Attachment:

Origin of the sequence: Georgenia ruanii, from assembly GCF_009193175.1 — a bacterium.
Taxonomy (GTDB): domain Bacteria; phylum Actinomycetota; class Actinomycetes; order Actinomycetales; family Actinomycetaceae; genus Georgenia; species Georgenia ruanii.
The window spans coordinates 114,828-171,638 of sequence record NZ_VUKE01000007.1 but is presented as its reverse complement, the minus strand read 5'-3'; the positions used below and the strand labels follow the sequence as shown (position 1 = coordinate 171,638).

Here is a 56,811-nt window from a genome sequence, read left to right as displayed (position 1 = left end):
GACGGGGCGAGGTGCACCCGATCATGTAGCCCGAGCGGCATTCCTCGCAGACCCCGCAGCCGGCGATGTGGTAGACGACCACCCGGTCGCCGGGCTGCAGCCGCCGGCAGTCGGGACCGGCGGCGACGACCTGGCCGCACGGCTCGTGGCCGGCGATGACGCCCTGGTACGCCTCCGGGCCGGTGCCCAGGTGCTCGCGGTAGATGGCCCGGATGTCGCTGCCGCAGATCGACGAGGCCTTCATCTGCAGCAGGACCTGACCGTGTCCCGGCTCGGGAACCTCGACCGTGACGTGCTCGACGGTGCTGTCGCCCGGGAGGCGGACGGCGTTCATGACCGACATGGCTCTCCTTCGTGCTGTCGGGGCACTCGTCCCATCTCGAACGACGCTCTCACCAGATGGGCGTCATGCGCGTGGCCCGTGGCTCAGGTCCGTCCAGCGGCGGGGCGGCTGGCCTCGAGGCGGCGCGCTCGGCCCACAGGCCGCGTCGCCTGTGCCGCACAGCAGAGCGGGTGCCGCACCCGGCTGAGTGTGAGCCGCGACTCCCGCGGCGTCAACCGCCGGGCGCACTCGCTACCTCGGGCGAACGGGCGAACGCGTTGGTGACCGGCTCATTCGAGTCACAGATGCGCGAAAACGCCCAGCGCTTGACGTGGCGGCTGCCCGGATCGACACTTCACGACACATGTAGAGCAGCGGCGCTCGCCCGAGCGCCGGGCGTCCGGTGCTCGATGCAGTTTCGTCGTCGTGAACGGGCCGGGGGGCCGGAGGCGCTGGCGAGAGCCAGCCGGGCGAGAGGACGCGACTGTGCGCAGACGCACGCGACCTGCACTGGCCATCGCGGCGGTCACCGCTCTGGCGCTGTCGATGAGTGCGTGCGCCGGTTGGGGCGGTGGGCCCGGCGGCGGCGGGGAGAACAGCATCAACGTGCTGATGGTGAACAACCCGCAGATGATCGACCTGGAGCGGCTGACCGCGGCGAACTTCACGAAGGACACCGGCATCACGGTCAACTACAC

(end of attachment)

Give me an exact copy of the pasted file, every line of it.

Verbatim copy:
Origin of the sequence: Georgenia ruanii, from assembly GCF_009193175.1 — a bacterium.
Taxonomy (GTDB): domain Bacteria; phylum Actinomycetota; class Actinomycetes; order Actinomycetales; family Actinomycetaceae; genus Georgenia; species Georgenia ruanii.
The window spans coordinates 114,828-171,638 of sequence record NZ_VUKE01000007.1 but is presented as its reverse complement, the minus strand read 5'-3'; the positions used below and the strand labels follow the sequence as shown (position 1 = coordinate 171,638).

Here is a 56,811-nt window from a genome sequence, read left to right as displayed (position 1 = left end):
GACGGGGCGAGGTGCACCCGATCATGTAGCCCGAGCGGCATTCCTCGCAGACCCCGCAGCCGGCGATGTGGTAGACGACCACCCGGTCGCCGGGCTGCAGCCGCCGGCAGTCGGGACCGGCGGCGACGACCTGGCCGCACGGCTCGTGGCCGGCGATGACGCCCTGGTACGCCTCCGGGCCGGTGCCCAGGTGCTCGCGGTAGATGGCCCGGATGTCGCTGCCGCAGATCGACGAGGCCTTCATCTGCAGCAGGACCTGACCGTGTCCCGGCTCGGGAACCTCGACCGTGACGTGCTCGACGGTGCTGTCGCCCGGGAGGCGGACGGCGTTCATGACCGACATGGCTCTCCTTCGTGCTGTCGGGGCACTCGTCCCATCTCGAACGACGCTCTCACCAGATGGGCGTCATGCGCGTGGCCCGTGGCTCAGGTCCGTCCAGCGGCGGGGCGGCTGGCCTCGAGGCGGCGCGCTCGGCCCACAGGCCGCGTCGCCTGTGCCGCACAGCAGAGCGGGTGCCGCACCCGGCTGAGTGTGAGCCGCGACTCCCGCGGCGTCAACCGCCGGGCGCACTCGCTACCTCGGGCGAACGGGCGAACGCGTTGGTGACCGGCTCATTCGAGTCACAGATGCGCGAAAACGCCCAGCGCTTGACGTGGCGGCTGCCCGGATCGACACTTCACGACACATGTAGAGCAGCGGCGCTCGCCCGAGCGCCGGGCGTCCGGTGCTCGATGCAGTTTCGTCGTCGTGAACGGGCCGGGGGGCCGGAGGCGCTGGCGAGAGCCAGCCGGGCGAGAGGACGCGACTGTGCGCAGACGCACGCGACCTGCACTGGCCATCGCGGCGGTCACCGCTCTGGCGCTGTCGATGAGTGCGTGCGCCGGTTGGGGCGGTGGGCCCGGCGGCGGCGGGGAGAACAGCATCAACGTGCTGATGGTGAACAACCCGCAGATGATCGACCTGGAGCGGCTGACCGCGGCGAACTTCACGAAGGACACCGGCATCACGGTCAACTACAC